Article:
On the undeveloped South Coast of Jamaica sits the aptly named Treasure Beach. Here farming and fishing remain a way of life, as they’ve done for generations. In many ways this seemed to me to be the heart of Jamaica. Perhaps this is because I was raised in a rural farming community where cattle roamed – though not nearly as freely the goats do here – even more bold than in the mountains.
The area emits a provincial warmth that permeates every corner. Friendly locals and expats gather at the diner and sit in the open-air upon makeshift picnic tables, enjoying Blue Mountain coffee from a mismatched collection of mugs that accompany the amazing breakfast and ardent Sunday Football discussions. A proud farmer walked us through his fields, beaming as he displayed the beet crop he’d pulled fresh from the ground for our inspection. Yes, in a land of dazzling beauty, Treasure Beach is a gem.
Surrounded by the same beaches and waters that draw so many to the resorts down the coastline, Treasure Beach has much to offer. Among those offerings is the opportunity to ensconce yourself within the community through many voluntourism activities. Such as those provided by Breds – The Treasure Beach Foundation.
Breds was established by local hotelier Jason Henzell and Peace Corps volunteer Aaron Laufer in 1998. Their focus is on fostering community empowerment through programs designed to enhance the education, vocational training, recreation, and livelihoods of the Treasure Beach community, while also ensuring the sustainability of the environment that nurtures it.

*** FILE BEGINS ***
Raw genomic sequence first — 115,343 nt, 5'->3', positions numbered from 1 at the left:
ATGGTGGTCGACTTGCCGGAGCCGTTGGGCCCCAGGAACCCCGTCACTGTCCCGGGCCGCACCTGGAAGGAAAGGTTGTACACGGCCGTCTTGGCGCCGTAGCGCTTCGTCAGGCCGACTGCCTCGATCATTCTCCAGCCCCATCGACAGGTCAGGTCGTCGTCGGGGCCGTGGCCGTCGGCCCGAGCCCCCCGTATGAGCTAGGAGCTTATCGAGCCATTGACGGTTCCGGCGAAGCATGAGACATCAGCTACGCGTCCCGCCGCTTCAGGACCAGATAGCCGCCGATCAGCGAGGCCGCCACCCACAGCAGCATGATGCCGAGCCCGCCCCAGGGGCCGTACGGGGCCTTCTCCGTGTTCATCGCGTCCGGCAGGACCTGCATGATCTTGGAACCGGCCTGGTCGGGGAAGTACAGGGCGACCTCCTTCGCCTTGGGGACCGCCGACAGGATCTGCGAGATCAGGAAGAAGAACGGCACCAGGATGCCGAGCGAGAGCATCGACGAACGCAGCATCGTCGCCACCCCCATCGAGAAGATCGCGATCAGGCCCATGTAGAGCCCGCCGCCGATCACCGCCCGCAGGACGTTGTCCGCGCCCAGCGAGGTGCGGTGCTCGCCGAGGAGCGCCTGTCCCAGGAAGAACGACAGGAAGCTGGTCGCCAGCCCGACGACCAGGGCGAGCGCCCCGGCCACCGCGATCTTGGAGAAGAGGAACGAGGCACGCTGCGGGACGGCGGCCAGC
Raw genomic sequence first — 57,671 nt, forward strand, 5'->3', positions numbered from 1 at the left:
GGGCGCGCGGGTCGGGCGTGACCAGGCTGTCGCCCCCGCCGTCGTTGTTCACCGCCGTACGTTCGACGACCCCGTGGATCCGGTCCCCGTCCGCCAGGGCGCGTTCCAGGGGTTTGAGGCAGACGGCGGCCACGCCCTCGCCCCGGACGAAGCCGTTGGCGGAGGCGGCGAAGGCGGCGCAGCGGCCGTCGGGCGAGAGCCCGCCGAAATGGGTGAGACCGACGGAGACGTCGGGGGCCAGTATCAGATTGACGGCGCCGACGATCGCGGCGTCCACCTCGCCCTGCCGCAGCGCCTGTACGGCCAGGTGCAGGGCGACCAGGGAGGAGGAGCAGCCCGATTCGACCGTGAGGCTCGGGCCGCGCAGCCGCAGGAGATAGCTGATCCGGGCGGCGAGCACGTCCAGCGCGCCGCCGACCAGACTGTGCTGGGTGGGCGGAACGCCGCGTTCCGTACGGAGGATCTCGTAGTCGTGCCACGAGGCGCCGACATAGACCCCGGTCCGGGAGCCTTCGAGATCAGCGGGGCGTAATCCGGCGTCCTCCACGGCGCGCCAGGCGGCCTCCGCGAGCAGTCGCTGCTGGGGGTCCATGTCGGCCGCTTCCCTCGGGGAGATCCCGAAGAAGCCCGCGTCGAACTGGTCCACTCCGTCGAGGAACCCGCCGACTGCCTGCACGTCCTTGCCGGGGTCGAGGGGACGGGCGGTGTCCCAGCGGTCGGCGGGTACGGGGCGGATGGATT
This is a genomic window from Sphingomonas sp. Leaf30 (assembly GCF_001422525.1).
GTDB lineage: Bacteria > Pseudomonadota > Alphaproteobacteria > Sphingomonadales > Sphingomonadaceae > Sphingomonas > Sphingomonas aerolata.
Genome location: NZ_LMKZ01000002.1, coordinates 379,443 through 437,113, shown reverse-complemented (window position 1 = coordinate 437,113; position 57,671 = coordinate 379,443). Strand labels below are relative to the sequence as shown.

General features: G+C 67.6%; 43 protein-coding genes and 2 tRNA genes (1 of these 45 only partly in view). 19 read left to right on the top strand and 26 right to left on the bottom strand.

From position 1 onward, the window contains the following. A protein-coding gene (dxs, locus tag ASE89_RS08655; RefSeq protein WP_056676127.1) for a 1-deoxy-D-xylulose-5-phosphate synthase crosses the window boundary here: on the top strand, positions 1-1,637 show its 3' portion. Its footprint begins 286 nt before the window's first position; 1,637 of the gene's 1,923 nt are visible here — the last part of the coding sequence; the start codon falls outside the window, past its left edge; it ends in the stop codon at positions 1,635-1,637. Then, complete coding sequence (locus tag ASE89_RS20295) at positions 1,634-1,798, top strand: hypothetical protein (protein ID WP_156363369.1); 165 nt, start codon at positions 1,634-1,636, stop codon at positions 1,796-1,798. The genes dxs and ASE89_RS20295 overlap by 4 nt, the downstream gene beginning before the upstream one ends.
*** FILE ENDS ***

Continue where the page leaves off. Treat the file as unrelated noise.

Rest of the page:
Breds also provides a mutually beneficial connection between the tourism sector and the community. They offer many avenues for visitors to explore, gain understanding and contribute – all while having a great time!
Resources for Planning Your Voluntourism Visit to Jamaica
Youth and Environment: Breds Foundation. They can help arrange your visit and tailor activities that fit your skills.
Health: Issa Trust Fund. The mission of the Foundation is to provide a system of prevention, health promotion and education, community health improvement and other services to promote well-being and development for the people of Jamaica. As the mother of a child who suffers from asthma, their recent inhaler campaign was near and dear to our family.
Environment and Education: The Sandals Foundation.
The very best resource in planning your trip is the Jamaican Tourism Board (JTB) itself. They have a unique program called, “Meet The People” which offers visitors a chance to explore beyond the resort and experience the Jamaican way of life. The program is available at no cost to individuals and families. Whether you want to bump up your dance moves by learning to dance to a reggae beat, delve into the Jamaican art scene with a local artist, learn from Rastafarians the story that led to the rise of this religious form, or master the art of making traditional Jamaican dishes, the JTB staff is there to guide you.
In fact, they set me up with an amazing local chef and cookbook author and I can’t wait to share the tastes and history I learned with you! Post and GIVEAWAY coming soon!